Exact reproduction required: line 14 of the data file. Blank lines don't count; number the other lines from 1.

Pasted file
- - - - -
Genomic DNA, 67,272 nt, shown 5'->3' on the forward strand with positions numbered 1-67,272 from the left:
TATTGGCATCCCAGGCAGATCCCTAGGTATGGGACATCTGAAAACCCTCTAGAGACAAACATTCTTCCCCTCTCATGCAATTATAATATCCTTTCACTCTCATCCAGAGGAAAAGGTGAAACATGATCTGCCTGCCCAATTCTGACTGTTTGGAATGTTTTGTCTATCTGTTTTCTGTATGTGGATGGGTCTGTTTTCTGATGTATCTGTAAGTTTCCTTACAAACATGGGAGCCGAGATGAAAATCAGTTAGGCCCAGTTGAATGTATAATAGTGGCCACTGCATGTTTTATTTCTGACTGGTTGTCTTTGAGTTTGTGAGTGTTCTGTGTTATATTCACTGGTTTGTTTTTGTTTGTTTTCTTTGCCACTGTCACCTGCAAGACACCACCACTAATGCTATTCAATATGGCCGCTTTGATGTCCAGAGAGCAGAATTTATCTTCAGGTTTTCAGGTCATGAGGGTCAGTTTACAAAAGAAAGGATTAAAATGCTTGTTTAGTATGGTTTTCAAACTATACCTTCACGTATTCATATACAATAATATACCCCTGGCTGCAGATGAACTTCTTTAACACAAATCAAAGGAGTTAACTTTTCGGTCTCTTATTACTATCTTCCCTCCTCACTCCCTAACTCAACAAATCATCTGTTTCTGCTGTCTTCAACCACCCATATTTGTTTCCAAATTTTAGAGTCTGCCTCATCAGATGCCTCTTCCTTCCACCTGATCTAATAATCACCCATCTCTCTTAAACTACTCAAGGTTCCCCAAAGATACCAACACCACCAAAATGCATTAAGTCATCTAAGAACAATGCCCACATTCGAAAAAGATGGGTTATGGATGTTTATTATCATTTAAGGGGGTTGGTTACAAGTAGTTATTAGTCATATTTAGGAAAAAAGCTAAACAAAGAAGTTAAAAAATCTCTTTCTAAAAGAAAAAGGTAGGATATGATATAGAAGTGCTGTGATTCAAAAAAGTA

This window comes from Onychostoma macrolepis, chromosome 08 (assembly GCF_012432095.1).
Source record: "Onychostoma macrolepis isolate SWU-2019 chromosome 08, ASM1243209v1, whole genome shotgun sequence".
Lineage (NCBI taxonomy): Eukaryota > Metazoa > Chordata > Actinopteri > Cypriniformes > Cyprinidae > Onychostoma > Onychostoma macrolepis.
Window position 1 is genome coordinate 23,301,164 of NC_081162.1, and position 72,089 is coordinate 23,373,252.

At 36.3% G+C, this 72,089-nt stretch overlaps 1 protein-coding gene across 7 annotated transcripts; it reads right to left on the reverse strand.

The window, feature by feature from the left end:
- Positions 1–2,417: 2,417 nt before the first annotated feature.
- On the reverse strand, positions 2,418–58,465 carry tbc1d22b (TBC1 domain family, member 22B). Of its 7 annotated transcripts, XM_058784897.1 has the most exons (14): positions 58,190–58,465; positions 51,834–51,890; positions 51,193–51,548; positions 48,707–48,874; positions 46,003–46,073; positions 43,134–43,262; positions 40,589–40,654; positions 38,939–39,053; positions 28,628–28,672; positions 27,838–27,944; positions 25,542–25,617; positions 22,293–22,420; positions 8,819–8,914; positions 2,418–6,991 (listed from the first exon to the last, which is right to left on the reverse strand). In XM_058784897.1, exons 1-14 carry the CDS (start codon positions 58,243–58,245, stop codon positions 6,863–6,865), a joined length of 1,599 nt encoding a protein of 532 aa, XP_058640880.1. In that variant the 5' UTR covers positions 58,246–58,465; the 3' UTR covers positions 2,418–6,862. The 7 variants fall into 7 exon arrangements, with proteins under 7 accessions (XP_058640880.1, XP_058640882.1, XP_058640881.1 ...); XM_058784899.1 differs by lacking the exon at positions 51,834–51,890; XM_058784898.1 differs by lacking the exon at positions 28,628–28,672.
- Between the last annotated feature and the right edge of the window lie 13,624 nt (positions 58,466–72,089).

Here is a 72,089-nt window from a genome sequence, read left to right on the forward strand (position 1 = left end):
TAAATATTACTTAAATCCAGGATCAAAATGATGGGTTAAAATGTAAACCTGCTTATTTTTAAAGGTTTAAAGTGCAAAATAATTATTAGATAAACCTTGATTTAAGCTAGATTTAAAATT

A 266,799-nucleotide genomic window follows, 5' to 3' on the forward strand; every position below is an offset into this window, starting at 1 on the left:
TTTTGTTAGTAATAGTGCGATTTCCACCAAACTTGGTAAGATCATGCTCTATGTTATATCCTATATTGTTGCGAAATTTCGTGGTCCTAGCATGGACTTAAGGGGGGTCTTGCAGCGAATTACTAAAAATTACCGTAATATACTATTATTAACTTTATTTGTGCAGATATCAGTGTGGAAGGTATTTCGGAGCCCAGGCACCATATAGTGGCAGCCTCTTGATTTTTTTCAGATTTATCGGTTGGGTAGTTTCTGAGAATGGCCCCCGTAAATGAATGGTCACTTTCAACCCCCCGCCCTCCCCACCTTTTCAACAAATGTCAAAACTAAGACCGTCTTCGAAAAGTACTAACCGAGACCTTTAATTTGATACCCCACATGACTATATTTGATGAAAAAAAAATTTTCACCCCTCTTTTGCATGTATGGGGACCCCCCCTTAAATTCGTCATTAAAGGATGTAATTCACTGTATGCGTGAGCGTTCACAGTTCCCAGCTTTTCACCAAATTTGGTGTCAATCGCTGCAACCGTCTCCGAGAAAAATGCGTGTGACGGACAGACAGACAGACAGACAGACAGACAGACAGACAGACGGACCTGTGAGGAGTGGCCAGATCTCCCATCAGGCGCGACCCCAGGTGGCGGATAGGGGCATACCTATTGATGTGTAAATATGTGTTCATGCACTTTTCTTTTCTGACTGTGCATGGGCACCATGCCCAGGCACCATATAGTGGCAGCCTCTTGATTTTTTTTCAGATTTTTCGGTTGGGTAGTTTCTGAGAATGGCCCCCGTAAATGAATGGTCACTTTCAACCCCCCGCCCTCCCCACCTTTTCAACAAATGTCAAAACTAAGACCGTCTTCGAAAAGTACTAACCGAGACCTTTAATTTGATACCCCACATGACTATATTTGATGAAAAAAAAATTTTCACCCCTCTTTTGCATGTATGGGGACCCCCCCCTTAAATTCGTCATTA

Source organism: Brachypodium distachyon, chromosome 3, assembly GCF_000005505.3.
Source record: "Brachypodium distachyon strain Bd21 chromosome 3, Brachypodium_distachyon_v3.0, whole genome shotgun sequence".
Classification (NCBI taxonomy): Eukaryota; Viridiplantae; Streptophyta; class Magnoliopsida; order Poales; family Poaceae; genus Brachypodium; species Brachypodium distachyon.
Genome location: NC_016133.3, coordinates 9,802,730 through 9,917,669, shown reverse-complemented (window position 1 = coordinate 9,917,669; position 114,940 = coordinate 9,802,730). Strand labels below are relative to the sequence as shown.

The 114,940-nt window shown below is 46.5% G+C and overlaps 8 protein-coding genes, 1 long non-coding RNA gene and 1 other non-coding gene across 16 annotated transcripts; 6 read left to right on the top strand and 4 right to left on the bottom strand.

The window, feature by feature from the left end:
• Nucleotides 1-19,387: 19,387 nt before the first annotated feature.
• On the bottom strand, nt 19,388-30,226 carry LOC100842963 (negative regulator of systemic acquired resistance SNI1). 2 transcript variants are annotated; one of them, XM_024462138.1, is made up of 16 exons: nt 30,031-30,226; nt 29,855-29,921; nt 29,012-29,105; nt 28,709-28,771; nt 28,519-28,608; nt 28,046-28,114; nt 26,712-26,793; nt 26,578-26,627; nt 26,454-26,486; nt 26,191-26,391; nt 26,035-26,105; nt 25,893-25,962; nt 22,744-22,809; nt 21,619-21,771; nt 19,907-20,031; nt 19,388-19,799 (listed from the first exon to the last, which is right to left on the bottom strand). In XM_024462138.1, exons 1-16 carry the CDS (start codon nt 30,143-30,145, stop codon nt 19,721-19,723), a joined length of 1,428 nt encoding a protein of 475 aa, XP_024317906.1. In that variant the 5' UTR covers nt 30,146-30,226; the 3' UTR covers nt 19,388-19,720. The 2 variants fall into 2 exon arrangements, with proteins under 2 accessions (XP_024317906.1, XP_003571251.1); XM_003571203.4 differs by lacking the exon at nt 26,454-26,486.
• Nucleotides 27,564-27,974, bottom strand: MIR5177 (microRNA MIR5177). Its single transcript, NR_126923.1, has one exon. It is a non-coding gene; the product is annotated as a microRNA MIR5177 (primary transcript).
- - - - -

A 266,799-nucleotide genomic window follows, 5' to 3' on the forward strand; every position below is an offset into this window, starting at 1 on the left: